Just that one little parting of the clouds let Elyria police Officers Todd Straub and Tom Orsik know they could start their day at the Elyria Police Department’s Wilkes Villa satellite station in relative quiet.
For a few moments, at least, there would be no one to chase from the complex.
Other Elyria police officers wear black shoes or boots. They’re road officers who may filter in and out of the complex but aren’t stationed there like Straub and Orsik.
“If they’re not supposed to be here, they run. There’s a lot of foot chases out here,” Straub said.
He looks down at the floor. He’s wearing Nike running shoes. Orsik is also wearing Nike running shoes.
A different assignment requires a different kind of attire.
As long as the rain fell, there likely wouldn’t be any neighbors bothering other neighbors.
The kids — many of whom like to surprise the officers by playfully jumping on their backs for piggyback rides — will be inside. There will be no need to watch for them on bikes or darting across the streets on their way to the playground.
But Straub and Orsik still have work to do.
Their email inboxes were, of course, full of messages telling them what happened in the hours since they last were on Pratt Boulevard — which neighbors got into a squabble, what incidents from outside the public housing development may filter over from the city or who wants to secretly talk about what happens in the dark corners of the projects.
But as soon as the rain let up, a crowd of five young men were standing in the grass in front of one apartment.
“It starts like that,” said Straub, who has worked the Wilkes Villa assignment for about 2½ years.
He asked for the Wilkes beat as a stepping stone to further his career. It’s a good start if you want to go into the Neighborhood Impact Unit or become a detective. Everyone in those divisions has served at Wilkes Villa.
Straub glanced at the small pack of men.
Dressed in a black T-shirt, blue jeans and a black bullet-proof utility vest in addition to their running shoes, he and Orsik don’t look like regular patrol officers. But their less-formal attire does not mean they are any less serious about their purpose.
“When we come back here later today, they’ll be more. But as long as they don’t cause a problem, we won’t bother them. They know this, too,” Straub said.
It’s that kind of understanding that has dramatically reduced crime and violence in the housing complex. It’s not a perfect situation — concentrating people all facing the same level of poverty into one area.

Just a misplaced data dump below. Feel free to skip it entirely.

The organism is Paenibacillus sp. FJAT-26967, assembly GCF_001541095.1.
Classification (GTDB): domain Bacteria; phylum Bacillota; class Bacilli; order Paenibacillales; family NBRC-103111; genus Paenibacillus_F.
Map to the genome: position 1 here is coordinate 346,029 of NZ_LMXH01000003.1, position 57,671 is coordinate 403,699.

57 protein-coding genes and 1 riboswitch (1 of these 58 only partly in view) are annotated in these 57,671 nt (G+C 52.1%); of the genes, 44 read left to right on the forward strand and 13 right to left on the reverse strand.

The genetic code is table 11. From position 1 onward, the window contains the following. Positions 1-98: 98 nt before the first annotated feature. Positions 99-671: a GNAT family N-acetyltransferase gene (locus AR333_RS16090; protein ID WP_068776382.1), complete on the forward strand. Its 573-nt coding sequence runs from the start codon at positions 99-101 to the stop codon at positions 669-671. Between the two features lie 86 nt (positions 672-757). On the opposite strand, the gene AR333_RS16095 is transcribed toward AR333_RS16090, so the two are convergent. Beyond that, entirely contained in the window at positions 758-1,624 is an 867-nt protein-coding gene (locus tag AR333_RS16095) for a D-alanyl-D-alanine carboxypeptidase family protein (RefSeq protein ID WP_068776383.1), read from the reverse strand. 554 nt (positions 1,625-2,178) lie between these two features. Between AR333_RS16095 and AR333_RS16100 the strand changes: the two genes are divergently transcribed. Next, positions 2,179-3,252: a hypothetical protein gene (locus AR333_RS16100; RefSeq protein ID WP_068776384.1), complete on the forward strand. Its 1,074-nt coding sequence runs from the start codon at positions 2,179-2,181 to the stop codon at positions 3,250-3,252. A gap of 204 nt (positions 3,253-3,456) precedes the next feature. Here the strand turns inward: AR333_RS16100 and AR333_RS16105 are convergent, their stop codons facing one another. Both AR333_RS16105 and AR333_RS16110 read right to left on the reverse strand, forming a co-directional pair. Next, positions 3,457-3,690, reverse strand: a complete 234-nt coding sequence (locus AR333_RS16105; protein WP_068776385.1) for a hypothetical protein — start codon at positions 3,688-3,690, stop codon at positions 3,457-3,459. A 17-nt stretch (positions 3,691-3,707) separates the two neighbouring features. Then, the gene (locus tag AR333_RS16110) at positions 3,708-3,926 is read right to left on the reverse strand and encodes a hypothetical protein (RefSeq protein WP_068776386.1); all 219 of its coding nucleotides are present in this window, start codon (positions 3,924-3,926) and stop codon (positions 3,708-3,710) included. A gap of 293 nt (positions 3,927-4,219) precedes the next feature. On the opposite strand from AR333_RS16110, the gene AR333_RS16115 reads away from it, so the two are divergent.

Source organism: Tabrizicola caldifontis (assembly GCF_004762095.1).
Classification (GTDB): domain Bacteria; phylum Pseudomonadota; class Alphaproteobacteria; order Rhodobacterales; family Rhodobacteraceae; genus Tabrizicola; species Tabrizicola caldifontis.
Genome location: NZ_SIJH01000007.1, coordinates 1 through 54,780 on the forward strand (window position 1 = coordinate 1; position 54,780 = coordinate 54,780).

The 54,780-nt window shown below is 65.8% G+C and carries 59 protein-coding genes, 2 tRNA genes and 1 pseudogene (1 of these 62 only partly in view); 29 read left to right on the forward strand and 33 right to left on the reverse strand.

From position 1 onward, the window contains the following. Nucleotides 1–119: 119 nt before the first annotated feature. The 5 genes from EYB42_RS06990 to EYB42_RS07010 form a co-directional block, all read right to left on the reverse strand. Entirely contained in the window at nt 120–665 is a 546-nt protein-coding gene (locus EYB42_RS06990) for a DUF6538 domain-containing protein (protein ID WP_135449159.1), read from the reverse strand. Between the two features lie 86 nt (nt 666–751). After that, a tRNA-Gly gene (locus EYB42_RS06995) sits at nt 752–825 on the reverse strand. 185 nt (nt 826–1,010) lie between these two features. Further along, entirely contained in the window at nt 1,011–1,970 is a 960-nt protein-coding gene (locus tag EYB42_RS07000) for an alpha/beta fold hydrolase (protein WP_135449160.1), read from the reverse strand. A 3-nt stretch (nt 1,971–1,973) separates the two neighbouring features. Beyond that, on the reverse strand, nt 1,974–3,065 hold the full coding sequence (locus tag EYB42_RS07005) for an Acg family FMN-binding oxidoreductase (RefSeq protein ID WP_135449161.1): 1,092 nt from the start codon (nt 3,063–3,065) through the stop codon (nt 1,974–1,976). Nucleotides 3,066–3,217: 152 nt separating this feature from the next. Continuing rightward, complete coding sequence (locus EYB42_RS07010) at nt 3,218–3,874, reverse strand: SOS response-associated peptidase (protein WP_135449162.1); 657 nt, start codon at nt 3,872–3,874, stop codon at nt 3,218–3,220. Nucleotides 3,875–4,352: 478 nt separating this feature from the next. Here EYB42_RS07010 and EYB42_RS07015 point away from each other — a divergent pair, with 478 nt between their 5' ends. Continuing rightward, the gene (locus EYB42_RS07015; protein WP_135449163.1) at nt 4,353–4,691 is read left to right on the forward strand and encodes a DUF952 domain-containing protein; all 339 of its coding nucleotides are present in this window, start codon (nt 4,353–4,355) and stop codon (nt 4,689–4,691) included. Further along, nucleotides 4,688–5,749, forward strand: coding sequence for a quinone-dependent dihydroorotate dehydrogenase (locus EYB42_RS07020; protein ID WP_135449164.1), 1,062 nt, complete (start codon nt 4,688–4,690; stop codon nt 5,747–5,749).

It tends to lead to problems — problems the Elyria Police Department has learned will only get bigger if they don’t intervene early and often.
That’s why Straub and Orsik are at Wilkes Villa. They, like the officers before them, do their part to try and make Wilkes Villa a different place.
A bad rep
It’s been a good 15 years since the satellite station that Straub and Orsik currently man opened a stone’s throw from Fuller Road.
It sprung up after city leaders, Lorain Metro Housing Authority officials and police officers grew tired of the near-constant barrage of crime and violence at the complex.
“It was a very dangerous place and had a very dangerous reputation — rightfully so,” said police Capt. Chris Costantino.
Now the force’s second-in-command, Costantino started with the department more than 24 years ago. He saw the complex develop its reputation in the late 1980s and 1990s with his own eyes.
He remembers how every street light in the complex was shot out as soon as it was replaced to give crime the cover of darkness and how drug deals went down in broad daylight.
“The first night I worked an overnight there when I was on the road, I was told to always watch the rooftops,” said
Elyria Police Chief Duane Whitely, once a member of the heavy-hitting Neighborhood Impact Unit. “There were people who would literally throw glass bottles from the rooftops at police officers or the crowd below. They were aiming for the cops, but a lot of times ended up hitting their neighbors.
“That was a long time ago. It’s nothing like that now,” he said.
Hundreds of man hours, arrests and officer rotations later, Wilkes Villa is still trying to shrug off the notorious reputation it earned.
Born out of a need to find minorities and low-income residents safe places to stay at a time when homeowners didn’t want to rent to either, Wilkes Villa was the answer to the problem of people living in makeshift shanties and garages. But the plan seen today is not what was originally planned for the development.
Herman Larkins, a former Elyria City Council member and past president of the Elyria chapter of the NAACP, said the idea was to make it bigger with more units. He strongly disagreed with that plan, as if he could foreshadow the Wilkes Villa of today more than 40 years ago.